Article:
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A structural investigation of human class Ib major histocompatibility complex molecules in innate and adaptive immunity

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posted on 17.02.2017, 02:02 authored by Walpole, Nicholas George
While the Human Leukocyte Antigen (HLA) locus is the most polymorphic region in the human genome, Major Histocompatibility Complex Class Ib (MHC-Ib) molecules display far less polymorphism and variation than the structurally similar MHC Class Ia (MHC-Ia) molecules. From an evolutionary perspective, the polymorphism of MHC-Ia stems from the advantage conferred by a heterozygotic MHC-Ia genotype, due to the recognised role of antigen presentation to clonotypic αβT-cell receptors (TcRs) in the adaptive immune system. In contrast, the primary roles of the various MHC-Ib molecules are in the regulation of the innate immune system, roles which are generally independent of allele variation. Indeed, the two most extensively studied Class Ib molecules in humans, HLA-G and HLA-E, are essentially monomorphic at the amino acid level, though a limited number of polymorphisms have been found in healthy individuals. The role of HLA-G in regulating the innate immune response to the semi-allogeneic foetus in pregnancy has been a recent focus of research in reproductive biology. Little is known about the role of the peptide presented by HLA-G in this context, though the crystal structure of HLA-G presenting the endogenous peptide RIIPRHLQL, has been determined in both monomeric (Clements et al., 2005) and dimeric (Shiroishi et al., 2006a) forms. It has been proposed that the nature of the bound peptide may influence binding to Natural Killer (NK) cell receptors of the Leukocyte Immunoglobulin-like Receptor (LILR/LIR/ILT) family, as well as KIR2DL4, a member of the Killer Immunoglobulin-like Receptor (KIR) family of NK receptors. Therefore, the structure of HLA-G was determined with two further endogenous peptides, KLPAQFYIL and KGPPAALTL, in order to investigate the effect of the bound peptide on the conformation of HLA-G. KIR2DL4, which also displays significantly less polymorphism relative to other members of the KIR family, was expressed recombinantly and studied using biochemical techniques including circular dichroism (CD) analysis and small angle x-ray scattering (SAXS) as part of the wider aim of solving the crystal structure of this NK receptor. HLA-E performs a distinct role in regulating the innate immune response, mediated by the presentation of related peptides, derived from the leader sequence of MHC-I molecules, to NK receptors of the CD94/NKG2 family. This role forms part of the ‘missing self’ reaction, with downregulation of pMHC-I (peptide/MHC-I) production (for example, in infected or damaged cells) resulting in downregulation of pHLA-E presentation and knockout of signals inhibiting NK cell-mediated lysis. Constitutive, activatory signals present in the NK cell are then able to mediate lysis of the infected or damaged cell. While the structure of HLA-E has been solved with several peptides and also in complex with CD94/NKG2A, a role in the adaptive immune system has recently been proposed based on the discovery of HLA-E-restricted T-cell populations in several individuals with latent or resolved Cytomegalovirus (CMV) infections. It has been proposed that the product of the open reading frame UL40 (a Type 1 membrane protein) of some CMV strains has evolved to contain mimotopes of the MHC-I leader sequences, and that in infected individuals whose MHC-I haplotypes do not match the viral mimotopes, a T-cell response may be generated (Ulbrecht et al., 2000). Based on the haplotypes of individuals, a range of non-self pHLA-E-reactive TcRs may be generated. To date, two groups of HLA-E restricted TcR have been characterised, based on peptide recognition patterns (Pietra et al., 2003). The TcRs GF4 (Group 1) and KK50.4 (Group 2) have been isolated as representative of each of these groups. To investigate the mechanism of this TcR:MHC-Ib interaction, the crystal structure of GF4 has been determined in complex with HLA-E presenting the two related peptides VMAPRTLVL and VMAPRTLIL. These structures have enabled comparison with the previously determined KK50.4:HLA-EVMAPRTLIL complex structure (Hoare et al., 2006) as well as those of MHC-Ia:TcR complexes. Collectively, the work presented in this thesis has provided insight into the basis of peptide presentation and subsequent TcR recognition by MHC-Ib molecules in humans.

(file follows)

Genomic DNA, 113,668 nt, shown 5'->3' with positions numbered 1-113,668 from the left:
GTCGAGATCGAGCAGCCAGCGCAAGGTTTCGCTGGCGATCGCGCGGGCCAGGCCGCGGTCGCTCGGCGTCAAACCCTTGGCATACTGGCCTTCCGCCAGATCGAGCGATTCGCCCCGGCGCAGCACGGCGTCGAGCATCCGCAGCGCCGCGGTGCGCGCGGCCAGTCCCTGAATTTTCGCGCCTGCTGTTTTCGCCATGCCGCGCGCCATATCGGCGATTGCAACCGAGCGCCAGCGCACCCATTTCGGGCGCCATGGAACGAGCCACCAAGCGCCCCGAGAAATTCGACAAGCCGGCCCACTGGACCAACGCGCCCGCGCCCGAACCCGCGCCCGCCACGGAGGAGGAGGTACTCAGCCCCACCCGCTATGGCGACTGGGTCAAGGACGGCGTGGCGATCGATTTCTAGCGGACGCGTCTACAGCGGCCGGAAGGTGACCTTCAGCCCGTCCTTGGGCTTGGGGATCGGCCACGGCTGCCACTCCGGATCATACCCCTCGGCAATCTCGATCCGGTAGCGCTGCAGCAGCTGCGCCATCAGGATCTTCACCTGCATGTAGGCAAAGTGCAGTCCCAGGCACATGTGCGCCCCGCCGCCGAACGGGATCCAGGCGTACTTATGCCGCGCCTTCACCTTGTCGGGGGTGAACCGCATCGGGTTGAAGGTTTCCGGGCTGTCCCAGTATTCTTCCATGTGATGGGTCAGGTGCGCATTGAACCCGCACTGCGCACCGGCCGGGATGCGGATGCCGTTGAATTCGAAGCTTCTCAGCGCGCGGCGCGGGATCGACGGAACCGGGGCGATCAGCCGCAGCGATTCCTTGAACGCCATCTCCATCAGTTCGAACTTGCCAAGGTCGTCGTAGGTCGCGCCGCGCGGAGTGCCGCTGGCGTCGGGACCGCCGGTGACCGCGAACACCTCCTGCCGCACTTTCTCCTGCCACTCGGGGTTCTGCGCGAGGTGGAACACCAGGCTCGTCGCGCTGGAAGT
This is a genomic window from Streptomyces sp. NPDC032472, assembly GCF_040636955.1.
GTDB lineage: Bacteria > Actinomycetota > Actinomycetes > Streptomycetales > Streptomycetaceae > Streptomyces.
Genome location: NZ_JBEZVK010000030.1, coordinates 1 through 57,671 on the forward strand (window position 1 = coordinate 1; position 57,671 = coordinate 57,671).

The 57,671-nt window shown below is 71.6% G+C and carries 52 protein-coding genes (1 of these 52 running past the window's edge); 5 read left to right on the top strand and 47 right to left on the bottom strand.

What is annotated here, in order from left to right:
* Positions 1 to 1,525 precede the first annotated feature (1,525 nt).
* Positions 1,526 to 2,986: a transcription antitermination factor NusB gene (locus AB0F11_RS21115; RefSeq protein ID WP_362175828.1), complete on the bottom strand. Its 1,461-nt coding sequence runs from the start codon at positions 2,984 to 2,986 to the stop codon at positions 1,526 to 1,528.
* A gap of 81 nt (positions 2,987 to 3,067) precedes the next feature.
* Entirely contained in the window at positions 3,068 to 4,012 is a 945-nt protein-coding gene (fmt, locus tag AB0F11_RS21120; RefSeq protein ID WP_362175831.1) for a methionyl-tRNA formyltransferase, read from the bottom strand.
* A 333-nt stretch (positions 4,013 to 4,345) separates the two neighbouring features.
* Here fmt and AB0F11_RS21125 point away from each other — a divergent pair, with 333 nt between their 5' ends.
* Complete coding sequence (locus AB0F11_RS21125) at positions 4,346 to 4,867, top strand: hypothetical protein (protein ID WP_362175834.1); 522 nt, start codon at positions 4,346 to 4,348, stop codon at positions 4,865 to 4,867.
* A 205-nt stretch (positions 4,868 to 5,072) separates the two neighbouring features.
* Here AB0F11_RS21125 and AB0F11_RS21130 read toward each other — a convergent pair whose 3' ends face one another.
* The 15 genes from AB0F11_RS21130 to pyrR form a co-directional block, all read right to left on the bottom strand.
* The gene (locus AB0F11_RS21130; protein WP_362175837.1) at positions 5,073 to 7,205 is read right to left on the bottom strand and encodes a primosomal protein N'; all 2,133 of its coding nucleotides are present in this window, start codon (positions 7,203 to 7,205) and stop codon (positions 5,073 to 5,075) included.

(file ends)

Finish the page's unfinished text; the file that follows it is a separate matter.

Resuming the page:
Principal supervisor

Jamie Rossjohn

Additional supervisor 1

Craig Clements

Year of Award


Department, School or Centre

Biochemistry and Molecular Biology

Campus location



Doctor of Philosophy

Degree Type



Faculty of Medicine Nursing and Health Sciences